Tory wants Wynne to commit money to proposed downtown relief line

Toronto Mayor John Tory called on the Ontario Liberals to commit money to a new subway line that would link Line 2 with the city's downtown core.

Mayor says work on the line can't start unless the province earmarks money for it

Toronto Mayor John Tory appeared with Coun. Paula Fletcher at the corner of Queen Street East and Carlaw Avenue Wednesday. The mayor called on the provincial government to join with the city and federal government to commit money for a relief subway line into Toronto's downtown core. (CBC )

Toronto Mayor John Tory called on the Ontario Liberals to commit money to a new subway line that would link Line 2 with the city's downtown core. 

Tory made his plea alongside Ward 30 Coun. Paul Fletcher and TTC Chair Josh Colle at the corner of Queen Street East and Carlaw Avenue, on the proposed route of the new line, often referred to as the relief line. He said if the province steps up with funding for the $6.8 billion project, "we could have a subway running beneath our feet."

Tory said he's hoping to see in the upcoming provincial budget "a very firm indication of their intention to partner with us on these priority projects."

"I think for us not to proceed with these projects together as a partnership would be letting down the people of Toronto," he said. "The time to keep funding and to commit to building is now."

TTC CEO Andy Byford has pointed to the need for a new subway line that would run between the downtown core east of the Don River and connect with Line 2. The line would ease congestion on Line 1, which often runs at or above capacity during rush hour.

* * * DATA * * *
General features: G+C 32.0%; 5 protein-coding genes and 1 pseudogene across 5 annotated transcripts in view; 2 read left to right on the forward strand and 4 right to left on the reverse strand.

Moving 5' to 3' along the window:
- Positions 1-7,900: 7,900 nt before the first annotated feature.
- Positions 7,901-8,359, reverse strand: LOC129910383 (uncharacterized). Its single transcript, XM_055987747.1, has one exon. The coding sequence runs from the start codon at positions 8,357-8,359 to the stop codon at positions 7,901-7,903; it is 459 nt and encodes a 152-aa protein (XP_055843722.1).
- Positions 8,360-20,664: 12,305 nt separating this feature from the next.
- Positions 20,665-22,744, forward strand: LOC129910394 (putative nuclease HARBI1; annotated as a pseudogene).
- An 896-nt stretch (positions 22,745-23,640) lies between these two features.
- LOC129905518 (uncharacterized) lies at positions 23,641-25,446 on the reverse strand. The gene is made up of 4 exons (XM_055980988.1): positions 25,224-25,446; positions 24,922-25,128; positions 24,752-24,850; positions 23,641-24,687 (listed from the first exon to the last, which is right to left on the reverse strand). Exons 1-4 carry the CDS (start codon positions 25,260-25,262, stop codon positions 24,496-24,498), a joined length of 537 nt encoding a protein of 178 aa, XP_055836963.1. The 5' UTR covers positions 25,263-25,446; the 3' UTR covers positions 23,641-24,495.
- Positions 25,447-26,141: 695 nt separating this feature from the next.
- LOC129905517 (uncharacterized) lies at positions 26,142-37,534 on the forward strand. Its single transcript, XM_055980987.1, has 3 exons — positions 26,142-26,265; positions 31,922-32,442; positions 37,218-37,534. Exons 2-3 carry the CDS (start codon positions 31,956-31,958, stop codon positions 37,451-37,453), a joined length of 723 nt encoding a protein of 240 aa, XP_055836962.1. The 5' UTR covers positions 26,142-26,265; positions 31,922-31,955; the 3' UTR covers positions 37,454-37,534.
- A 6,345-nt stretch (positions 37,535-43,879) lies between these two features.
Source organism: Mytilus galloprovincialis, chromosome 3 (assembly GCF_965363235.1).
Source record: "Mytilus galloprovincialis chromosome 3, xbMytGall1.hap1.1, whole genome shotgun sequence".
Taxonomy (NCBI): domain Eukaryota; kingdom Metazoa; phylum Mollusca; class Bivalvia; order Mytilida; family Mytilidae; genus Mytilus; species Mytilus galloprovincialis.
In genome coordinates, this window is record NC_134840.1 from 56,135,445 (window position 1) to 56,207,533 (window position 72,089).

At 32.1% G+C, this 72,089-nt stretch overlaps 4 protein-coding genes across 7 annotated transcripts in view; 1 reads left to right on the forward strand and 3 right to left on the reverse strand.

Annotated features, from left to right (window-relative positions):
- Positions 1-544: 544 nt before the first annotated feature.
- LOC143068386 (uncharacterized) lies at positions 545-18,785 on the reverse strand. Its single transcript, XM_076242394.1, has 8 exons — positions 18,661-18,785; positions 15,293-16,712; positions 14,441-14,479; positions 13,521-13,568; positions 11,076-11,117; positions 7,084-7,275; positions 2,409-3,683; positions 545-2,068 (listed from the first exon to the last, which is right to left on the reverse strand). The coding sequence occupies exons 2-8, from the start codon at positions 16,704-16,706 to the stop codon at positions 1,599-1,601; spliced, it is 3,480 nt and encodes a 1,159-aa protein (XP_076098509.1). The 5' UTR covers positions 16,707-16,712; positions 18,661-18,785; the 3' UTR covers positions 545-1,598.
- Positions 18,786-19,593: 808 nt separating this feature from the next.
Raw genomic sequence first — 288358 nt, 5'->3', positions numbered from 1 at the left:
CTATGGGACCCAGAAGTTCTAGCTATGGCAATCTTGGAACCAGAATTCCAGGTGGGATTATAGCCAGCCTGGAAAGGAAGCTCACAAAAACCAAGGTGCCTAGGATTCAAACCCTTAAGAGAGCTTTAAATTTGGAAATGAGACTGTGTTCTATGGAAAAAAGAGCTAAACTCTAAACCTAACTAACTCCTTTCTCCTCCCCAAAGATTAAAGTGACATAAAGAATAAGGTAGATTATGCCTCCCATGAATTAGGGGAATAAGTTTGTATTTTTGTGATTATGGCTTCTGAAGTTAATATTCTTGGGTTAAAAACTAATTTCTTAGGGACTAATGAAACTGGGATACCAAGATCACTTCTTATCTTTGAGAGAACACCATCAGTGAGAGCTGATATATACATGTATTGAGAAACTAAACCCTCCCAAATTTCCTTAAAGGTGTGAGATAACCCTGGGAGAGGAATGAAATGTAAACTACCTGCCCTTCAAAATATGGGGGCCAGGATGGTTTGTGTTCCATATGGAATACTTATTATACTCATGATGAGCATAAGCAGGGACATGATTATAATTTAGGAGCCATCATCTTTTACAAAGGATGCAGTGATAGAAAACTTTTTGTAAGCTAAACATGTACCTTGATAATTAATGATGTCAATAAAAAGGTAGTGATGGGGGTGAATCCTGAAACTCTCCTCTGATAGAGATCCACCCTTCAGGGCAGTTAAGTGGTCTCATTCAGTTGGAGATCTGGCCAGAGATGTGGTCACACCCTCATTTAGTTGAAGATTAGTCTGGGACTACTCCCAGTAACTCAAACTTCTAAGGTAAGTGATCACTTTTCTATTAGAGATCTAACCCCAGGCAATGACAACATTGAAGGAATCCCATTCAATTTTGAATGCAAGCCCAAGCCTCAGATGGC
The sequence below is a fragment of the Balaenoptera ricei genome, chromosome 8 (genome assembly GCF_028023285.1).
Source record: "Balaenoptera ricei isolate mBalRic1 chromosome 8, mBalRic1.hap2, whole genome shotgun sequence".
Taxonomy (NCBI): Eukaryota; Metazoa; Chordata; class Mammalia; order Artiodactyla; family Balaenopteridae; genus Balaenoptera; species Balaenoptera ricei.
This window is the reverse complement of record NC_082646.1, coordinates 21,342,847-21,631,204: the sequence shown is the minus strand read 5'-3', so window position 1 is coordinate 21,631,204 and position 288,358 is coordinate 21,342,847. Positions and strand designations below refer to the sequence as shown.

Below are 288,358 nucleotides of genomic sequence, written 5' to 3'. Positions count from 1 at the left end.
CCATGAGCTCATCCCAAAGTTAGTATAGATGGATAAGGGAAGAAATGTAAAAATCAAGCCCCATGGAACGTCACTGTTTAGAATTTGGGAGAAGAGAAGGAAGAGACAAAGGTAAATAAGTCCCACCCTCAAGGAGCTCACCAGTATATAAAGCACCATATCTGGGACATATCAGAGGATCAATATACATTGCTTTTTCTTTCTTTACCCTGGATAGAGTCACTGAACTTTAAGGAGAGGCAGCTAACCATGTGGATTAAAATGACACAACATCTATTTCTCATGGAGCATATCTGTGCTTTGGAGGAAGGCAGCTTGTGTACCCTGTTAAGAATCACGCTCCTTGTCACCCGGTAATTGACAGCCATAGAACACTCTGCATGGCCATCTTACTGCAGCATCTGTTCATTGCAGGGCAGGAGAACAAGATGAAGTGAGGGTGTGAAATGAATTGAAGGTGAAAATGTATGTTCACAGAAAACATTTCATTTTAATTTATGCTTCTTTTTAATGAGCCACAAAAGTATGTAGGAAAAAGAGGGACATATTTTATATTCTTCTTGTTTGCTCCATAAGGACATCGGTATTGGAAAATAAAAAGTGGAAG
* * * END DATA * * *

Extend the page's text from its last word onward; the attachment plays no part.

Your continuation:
In its recent budget, the federal government committed billions for Toronto transit projects, with the final total expected to be about $5 billion, based on the city's ridership numbers. 

And while the province committed $150 million last summer in planning money for the relief line, Tory said he'd like to see a firmer commitment from the Wynne government for construction costs. In the past he's talked about each senior level of government covering 40 per cent of the cost, with the city picking up the rest. 

"We can't put shovels in the ground until we have the money," said Tory. 

As CBC reported Wednesday morning, the preferred route of the relief line may end up running under Carlaw Avenue instead of Pape Avenue — as originally planned — after residents raised concerns that subway vibrations could damage the foundations that support Pape's turn-of-the-century homes.

Public meetings held earlier this month revealed Carlaw has become the preferred route for the proposed subway line beginning south of Gerrard Street. 

Coun. Fletcher jokingly spoke of the new "Leslieville station" at the site of Wednesday's news conference.

Line still needs council's approval

Staff recommended Carlaw as a better route for a relief line in the east end because Pape shrinks to a single-lane road south of Gerrard Street East and is lined with single-family homes. Staff found that Carlaw's wider right-of-way and the fact that it has more mid-rise buildings made it a better fit.

It's unclear how much switching the alignment from Pape to Carlaw would cost taxpayers. The report indicated it would be more expensive, but didn't supply any figures.

The route change has yet to be approved by Tory's executive committee and by council, which will vote on the changes on May 16 and May 24, respectively.

To limit the vibration, the tunnel for the new subway route will also be much deeper than that of the Bloor-Danforth line, which sits only nine metres below the surface — roughly the height of a three-storey building.


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